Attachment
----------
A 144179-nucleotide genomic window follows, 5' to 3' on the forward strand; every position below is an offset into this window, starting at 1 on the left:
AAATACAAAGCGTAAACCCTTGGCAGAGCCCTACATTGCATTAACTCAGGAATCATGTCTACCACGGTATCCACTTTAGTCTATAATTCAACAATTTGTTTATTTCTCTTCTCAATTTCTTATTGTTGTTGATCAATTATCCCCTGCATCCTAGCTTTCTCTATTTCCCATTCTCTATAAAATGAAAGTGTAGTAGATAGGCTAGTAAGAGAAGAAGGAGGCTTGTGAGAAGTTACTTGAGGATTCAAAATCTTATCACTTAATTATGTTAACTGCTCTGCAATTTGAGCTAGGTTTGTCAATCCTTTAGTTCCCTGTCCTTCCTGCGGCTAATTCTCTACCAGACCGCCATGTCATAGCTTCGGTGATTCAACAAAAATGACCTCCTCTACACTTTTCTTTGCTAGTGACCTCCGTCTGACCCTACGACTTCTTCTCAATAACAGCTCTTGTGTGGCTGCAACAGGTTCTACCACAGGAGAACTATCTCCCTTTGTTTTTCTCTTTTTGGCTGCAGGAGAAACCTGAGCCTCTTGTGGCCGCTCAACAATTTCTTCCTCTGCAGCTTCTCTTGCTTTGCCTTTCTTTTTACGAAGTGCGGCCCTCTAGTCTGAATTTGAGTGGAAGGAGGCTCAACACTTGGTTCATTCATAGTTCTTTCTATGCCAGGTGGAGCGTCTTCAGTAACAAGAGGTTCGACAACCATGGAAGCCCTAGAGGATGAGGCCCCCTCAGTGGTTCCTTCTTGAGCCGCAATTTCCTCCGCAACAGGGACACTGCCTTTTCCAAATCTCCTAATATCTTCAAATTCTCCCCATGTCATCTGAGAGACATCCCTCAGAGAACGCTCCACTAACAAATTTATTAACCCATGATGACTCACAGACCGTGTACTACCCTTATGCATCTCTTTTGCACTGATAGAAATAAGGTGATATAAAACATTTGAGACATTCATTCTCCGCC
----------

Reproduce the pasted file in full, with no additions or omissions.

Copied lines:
A 144179-nucleotide genomic window follows, 5' to 3' on the forward strand; every position below is an offset into this window, starting at 1 on the left:
AAATACAAAGCGTAAACCCTTGGCAGAGCCCTACATTGCATTAACTCAGGAATCATGTCTACCACGGTATCCACTTTAGTCTATAATTCAACAATTTGTTTATTTCTCTTCTCAATTTCTTATTGTTGTTGATCAATTATCCCCTGCATCCTAGCTTTCTCTATTTCCCATTCTCTATAAAATGAAAGTGTAGTAGATAGGCTAGTAAGAGAAGAAGGAGGCTTGTGAGAAGTTACTTGAGGATTCAAAATCTTATCACTTAATTATGTTAACTGCTCTGCAATTTGAGCTAGGTTTGTCAATCCTTTAGTTCCCTGTCCTTCCTGCGGCTAATTCTCTACCAGACCGCCATGTCATAGCTTCGGTGATTCAACAAAAATGACCTCCTCTACACTTTTCTTTGCTAGTGACCTCCGTCTGACCCTACGACTTCTTCTCAATAACAGCTCTTGTGTGGCTGCAACAGGTTCTACCACAGGAGAACTATCTCCCTTTGTTTTTCTCTTTTTGGCTGCAGGAGAAACCTGAGCCTCTTGTGGCCGCTCAACAATTTCTTCCTCTGCAGCTTCTCTTGCTTTGCCTTTCTTTTTACGAAGTGCGGCCCTCTAGTCTGAATTTGAGTGGAAGGAGGCTCAACACTTGGTTCATTCATAGTTCTTTCTATGCCAGGTGGAGCGTCTTCAGTAACAAGAGGTTCGACAACCATGGAAGCCCTAGAGGATGAGGCCCCCTCAGTGGTTCCTTCTTGAGCCGCAATTTCCTCCGCAACAGGGACACTGCCTTTTCCAAATCTCCTAATATCTTCAAATTCTCCCCATGTCATCTGAGAGACATCCCTCAGAGAACGCTCCACTAACAAATTTATTAACCCATGATGACTCACAGACCGTGTACTACCCTTATGCATCTCTTTTGCACTGATAGAAATAAGGTGATATAAAACATTTGAGACATTCATTCTCCGCC